Although no record of a marriage has been found for Isaac and Maria, their son Isaac used his father's surname until 1782. During his years as a private in Butler's Rangers, Isaac's surname changed from Van Valkenburg, meaning in Dutch, 'from the castle of the falcons' (van=from; valken=falcons; burgh=castle), to Valk or Valck which means 'falcon'. It appears that Valk was his nickname and on being recorded by English clerks, a vowel was inserted between the final 'l' and 'k' making the surname Valic or Volick. Over the years, the surname was written as Vollick, Volic, Valic, Valck, Valk, Volk and Follick (the German/Dutch accent making a 'v' sound like 'f' to English ears).

My line, descended from his son Cornelius, took the Vollick surname. His son Storm used the Follick surname. In the next generation some Follick descendants used Vollick while some Vollick descendants used Follick.  It makes it interesting trying to research all branches of this family!

April 10, 2014

Evidence of St. Louis French Colonial Log Home Found

Evidence of St. Louis French Colonial Log Home Found
Evidence of a French colonial home in St. Louis was found beneath layers of concrete and bricks during digging by the Department of Transportation.  It is the first trace of  Colonial St. Louis, Missouri which was thought to be completely destroyed by later building. 

Archealogists and historians have confirmed that the house which was constructed of vertical logs rather than horizontal, was built in 1769 by Joseph Bouchard, then later owned by Philip RiviƩre.

The history of the early settlement of St. Louis is a fascinating story. It began as a fur trading post in 1764 so this newly excavated log home is one of the very earliest. 

Credit: Image from Northern Illinois Libraries Digitization Projects

April 9, 2014

One Man in England Saves 5000 WW1 Photos from Being Destroyed

One Man in England Saves 5000 WW1 Photos frrom Being Destroyed
Screen Dump from BBC News Sussex website
This is a fascinating story about an ordinary man in England who took it on himself to save and preserve WW1 photos, cards, letters and other objects from the dump.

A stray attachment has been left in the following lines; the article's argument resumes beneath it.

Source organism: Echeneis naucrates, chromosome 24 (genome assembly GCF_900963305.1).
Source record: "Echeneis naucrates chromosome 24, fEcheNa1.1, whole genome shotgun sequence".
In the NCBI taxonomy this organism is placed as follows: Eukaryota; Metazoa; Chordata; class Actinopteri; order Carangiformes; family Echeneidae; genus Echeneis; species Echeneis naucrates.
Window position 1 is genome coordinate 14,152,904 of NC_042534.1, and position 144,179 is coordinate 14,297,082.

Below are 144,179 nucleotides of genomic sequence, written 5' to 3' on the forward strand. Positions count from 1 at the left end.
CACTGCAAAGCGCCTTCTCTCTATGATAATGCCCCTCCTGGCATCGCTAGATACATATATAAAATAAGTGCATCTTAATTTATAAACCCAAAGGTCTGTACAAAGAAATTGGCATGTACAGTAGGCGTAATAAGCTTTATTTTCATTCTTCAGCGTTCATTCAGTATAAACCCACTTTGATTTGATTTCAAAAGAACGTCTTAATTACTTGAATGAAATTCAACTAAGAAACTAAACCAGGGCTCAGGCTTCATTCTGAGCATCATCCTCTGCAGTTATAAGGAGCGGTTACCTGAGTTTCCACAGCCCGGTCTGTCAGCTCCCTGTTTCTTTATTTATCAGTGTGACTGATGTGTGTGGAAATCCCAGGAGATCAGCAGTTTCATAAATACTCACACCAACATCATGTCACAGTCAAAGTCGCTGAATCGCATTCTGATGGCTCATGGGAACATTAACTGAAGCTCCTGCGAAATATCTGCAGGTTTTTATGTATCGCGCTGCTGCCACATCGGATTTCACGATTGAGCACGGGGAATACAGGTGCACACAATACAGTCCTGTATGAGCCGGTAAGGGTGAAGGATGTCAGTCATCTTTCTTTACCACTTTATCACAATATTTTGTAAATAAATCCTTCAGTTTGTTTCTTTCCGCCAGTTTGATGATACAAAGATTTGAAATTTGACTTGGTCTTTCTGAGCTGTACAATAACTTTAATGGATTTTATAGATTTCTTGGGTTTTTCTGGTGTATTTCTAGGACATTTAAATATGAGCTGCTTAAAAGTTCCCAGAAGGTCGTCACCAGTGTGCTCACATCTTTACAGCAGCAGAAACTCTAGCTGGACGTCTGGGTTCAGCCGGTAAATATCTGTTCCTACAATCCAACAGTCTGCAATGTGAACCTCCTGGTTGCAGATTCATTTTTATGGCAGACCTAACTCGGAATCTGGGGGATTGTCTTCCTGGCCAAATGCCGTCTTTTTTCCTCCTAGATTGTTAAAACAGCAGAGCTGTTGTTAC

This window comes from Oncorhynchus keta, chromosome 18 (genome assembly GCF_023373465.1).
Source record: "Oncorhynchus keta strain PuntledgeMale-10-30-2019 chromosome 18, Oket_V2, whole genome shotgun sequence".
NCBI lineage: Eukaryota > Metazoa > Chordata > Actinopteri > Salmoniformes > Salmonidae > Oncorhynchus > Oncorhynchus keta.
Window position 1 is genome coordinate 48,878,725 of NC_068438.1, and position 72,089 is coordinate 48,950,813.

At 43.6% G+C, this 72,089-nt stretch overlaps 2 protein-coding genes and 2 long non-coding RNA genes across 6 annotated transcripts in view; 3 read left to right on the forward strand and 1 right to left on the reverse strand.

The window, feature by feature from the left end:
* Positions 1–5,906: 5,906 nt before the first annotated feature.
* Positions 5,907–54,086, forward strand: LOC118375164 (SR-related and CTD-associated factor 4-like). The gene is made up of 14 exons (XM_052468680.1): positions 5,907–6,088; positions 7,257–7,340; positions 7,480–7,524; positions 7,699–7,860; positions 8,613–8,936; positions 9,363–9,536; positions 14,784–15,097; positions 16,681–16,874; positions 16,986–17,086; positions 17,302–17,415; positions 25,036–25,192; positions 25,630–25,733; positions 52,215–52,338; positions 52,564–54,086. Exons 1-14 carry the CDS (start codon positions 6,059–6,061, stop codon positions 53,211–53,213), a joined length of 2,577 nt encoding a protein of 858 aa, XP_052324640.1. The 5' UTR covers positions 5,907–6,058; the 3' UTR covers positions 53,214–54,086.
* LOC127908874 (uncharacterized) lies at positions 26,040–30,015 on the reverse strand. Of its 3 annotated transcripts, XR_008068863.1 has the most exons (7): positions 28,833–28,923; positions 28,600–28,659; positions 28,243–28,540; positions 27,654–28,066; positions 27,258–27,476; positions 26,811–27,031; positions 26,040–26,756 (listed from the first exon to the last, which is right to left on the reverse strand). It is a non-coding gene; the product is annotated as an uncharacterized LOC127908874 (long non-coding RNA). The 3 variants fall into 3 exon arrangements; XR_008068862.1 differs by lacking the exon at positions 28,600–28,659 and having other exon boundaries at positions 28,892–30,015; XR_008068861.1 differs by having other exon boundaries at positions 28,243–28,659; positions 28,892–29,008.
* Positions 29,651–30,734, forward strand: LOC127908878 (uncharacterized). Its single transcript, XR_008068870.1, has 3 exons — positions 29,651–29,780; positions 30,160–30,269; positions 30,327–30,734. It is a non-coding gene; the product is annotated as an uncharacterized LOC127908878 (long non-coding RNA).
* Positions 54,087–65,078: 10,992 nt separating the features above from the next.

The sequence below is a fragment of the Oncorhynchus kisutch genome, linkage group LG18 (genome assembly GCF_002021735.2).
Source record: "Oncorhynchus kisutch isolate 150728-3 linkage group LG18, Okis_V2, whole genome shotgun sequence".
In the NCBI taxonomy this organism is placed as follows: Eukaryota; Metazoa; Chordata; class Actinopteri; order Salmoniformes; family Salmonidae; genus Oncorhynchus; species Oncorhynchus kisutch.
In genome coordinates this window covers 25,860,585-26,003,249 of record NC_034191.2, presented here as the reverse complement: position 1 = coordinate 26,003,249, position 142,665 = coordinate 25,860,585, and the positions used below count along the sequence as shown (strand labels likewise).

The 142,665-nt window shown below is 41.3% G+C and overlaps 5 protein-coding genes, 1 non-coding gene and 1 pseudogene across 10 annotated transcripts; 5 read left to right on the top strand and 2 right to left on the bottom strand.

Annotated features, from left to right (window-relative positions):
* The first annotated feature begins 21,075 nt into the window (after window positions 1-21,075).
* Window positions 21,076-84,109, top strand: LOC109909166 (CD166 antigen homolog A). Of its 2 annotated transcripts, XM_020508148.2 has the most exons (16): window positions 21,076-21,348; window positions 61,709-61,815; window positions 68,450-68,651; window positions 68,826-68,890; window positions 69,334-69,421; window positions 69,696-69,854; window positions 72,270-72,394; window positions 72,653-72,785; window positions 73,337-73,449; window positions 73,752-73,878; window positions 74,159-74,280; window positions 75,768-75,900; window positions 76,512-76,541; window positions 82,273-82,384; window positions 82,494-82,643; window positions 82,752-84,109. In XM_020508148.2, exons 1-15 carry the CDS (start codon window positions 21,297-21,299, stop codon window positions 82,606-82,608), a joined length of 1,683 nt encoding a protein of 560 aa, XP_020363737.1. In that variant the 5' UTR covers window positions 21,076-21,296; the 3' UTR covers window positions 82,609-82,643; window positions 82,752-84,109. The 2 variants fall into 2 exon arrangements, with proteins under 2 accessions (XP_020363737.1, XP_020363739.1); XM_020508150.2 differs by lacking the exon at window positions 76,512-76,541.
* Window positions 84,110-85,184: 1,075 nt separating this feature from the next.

Bob Smethurst worked at collecting garbage for decades. In the early days there were garbage pails that had to be dumped into the trucks. As  these pails were dumped, papers and photos were easily spotted. Not wanting some of the lovely photos of soldiers and WW1 postcards he saw to be lost forever, Smethurst began saving them. Little did he know that he would end up with over 5000 photographs and letters, some of them very rare.

Mr. Smethurst defines himself as a custodian of these documents and is making plans on what should happen to the collection. 

This is a fascinating story and how I would love to visit Mr. Smethurst and look through is amazing collection.

For more details and photos see Revealed: Extraordinary collection of 5,000 WWI photographs salvaged from RUBBISH DUMPS by a former dustman and Sussex dustman saved rare WW1 photographs

April 8, 2014

DAR Accepting DNA as Evidence of Descent From Revolutionary War Ancestor

DAR Accepting DNA as Evidence of Descent From Revolutionary War Ancestor
Good news for those seeking to prove an ancestor for admittance to DAR (Daughters of the American Revolution). Keeping up with the times, DAR now accepts DNA as evidence to support a claim of descent from a Patriot ancestor. 

Quoting from their DAR website

"The DAR accepts Y-DNA evidence in support of new member applications and supplemental applications. Y-DNA evidence submitted along with other documentation will be considered along with all of the other source documentation provided to prove heritage. Y-DNA will not be considered as stand-alone proof of lineage because while it can be used as a tool point to a family, it cannot be used as absolute proof for an individual."
Full details of criteria can be found at the DAR website above.